Sitting in my kitchen listening to the birds chat, I am enjoying the last few quiet moments before my three kids wake up and the daily chaos begins. We are headed south this morning to a food truck festival. The one thing the four of us can agree on is that we like to eat and are willing to try most foods. We find great pleasure in searching for the unique delicacies.
Have fork? Will travel.
Recently, we found these incredible, delectable donuts that are made from scratch right in front of you. You get to pick your own toppings including different glazes, syrups, sauces, crushed cookies, cinnamon sugar, bacon, and sprinkles and then they are served to you still warm from the fryer. The donuts literally melt in your mouth. The kids were ecstatic. I was ecstatic! Definitely worth the trip, the wait in line, the time together, the adventure and of course, the donuts.
My clients, colleagues and friends always find this to be a strange past time for a personal trainer and nutritional coach.
“How can you eat that junk?” “You of all people let your kids have that?” Yes. Yes, I do! But our day did not begin and end with just donuts, nor did we sit there and eat two dozen donuts or even one. We ate in moderation and then we finished the family outing with a nearby hike. The kids spent the remainder of the afternoon playing in the woods, climbing fallen trees, sword fighting with broken branches, and jumping over stumps. The point of the story is not to defend, or sound defensive of our actions, but rather to give an example of creating balance in moments that seem difficult or unlikely.
When a client approaches me and says, ”I know what I need to do… I just cannot seem to keep disciplined,” I tell the client, “Nutrition and weight loss are not about being disciplined.” The client always looks at me like I have three eyes.
However, we as individuals still have to live in society, we still want to participate in family events and friend outings. And this can be done without feeling deprived and without foregoing family and friends. The key is conquering one small goal at a time or, think of it this way, doing a little bit better than the day before until you find that you have made lifestyle changes that are good for you.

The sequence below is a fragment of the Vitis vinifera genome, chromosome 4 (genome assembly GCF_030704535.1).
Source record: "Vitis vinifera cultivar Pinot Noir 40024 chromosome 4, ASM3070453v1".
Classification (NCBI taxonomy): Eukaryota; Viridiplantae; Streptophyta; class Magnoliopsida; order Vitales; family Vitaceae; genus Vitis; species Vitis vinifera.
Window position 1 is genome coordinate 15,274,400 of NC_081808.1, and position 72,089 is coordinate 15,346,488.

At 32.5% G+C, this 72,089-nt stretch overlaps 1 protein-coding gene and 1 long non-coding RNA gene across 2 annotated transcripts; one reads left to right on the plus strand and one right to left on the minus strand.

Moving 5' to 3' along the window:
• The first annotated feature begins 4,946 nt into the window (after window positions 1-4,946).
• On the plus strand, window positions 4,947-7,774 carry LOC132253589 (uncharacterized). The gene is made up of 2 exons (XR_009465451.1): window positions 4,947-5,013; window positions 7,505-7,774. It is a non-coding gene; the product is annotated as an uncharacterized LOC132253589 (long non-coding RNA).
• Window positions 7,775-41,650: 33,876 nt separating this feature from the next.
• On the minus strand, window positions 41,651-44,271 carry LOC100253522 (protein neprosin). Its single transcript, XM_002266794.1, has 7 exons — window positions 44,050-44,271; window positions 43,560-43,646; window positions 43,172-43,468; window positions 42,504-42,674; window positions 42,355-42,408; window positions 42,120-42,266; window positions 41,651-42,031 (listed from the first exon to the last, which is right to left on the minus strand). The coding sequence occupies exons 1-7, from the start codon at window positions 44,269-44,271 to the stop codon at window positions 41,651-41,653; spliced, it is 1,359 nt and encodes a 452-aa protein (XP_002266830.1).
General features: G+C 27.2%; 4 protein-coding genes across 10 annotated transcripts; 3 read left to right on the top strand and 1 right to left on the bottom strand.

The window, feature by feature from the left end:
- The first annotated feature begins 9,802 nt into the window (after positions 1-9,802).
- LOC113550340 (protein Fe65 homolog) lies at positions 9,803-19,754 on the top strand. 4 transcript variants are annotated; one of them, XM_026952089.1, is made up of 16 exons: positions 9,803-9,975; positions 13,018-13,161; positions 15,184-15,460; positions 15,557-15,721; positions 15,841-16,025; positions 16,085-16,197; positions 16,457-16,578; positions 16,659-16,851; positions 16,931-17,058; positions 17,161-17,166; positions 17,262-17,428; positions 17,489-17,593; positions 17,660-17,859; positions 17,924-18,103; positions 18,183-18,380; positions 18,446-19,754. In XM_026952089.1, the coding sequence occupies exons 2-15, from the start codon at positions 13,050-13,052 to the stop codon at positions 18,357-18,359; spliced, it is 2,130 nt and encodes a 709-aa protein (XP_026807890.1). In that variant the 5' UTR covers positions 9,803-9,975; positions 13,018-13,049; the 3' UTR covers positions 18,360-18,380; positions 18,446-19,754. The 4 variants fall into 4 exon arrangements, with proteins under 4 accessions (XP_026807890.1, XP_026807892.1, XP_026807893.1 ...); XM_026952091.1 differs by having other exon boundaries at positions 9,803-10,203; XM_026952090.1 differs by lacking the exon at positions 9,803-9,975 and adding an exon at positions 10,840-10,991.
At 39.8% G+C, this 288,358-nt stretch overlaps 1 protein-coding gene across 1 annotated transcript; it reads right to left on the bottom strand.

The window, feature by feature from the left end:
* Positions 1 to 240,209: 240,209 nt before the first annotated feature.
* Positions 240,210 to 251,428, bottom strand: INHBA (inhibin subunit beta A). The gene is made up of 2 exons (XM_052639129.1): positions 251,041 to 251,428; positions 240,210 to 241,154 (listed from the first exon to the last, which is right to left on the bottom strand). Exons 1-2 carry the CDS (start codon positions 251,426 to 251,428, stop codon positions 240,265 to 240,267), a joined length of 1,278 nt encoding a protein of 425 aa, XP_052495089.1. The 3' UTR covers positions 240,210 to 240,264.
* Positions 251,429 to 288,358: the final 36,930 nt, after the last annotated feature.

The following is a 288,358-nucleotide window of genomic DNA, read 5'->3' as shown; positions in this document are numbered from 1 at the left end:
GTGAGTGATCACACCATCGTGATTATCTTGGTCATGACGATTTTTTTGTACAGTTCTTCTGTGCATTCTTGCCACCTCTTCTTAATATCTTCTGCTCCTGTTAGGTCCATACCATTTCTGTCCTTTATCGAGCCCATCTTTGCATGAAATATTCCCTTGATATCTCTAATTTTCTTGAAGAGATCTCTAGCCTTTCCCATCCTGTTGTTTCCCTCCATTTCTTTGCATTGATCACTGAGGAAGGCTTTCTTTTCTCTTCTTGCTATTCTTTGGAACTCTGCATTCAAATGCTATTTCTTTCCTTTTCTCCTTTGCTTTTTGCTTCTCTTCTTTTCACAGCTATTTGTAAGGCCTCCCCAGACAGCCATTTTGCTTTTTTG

Break the large task into small doable chunks.
Every step and every bit, no matter the size, eventually contribute to the greater whole—CHANGE. Real change takes time because there is no long-lasting quick fix. What works for someone else may not work for you. Therefore, experimenting and trying new ideas is a good practice. And speaking of practice, these small changes take daily practice to become habits. Everyone has individual needs, time constraints, and body types. So, it may take a few tries before you find what is best for you and your family.
Each person creates their own “balance” as they set forth on their nutritional journey.
Weight loss does not occur, and is not maintained, through extreme measures. It is not an all or nothing task. Weight loss is consistently trying to find ways of making small, doable, and sustainable changes in your daily routine. This could be as simple as adding a walk to your day or decreasing your evening wine from two glasses to one glass. Life is already overwhelming at times so keep your health goals simple, one step at a time.
Lori Sternberg, NASM CPT, FNS & PN1 ACE Group Ex, is a certified personal trainer and nutritional coach. She has worked with both corporate and private clients and creates individual programs specific to her client’s needs.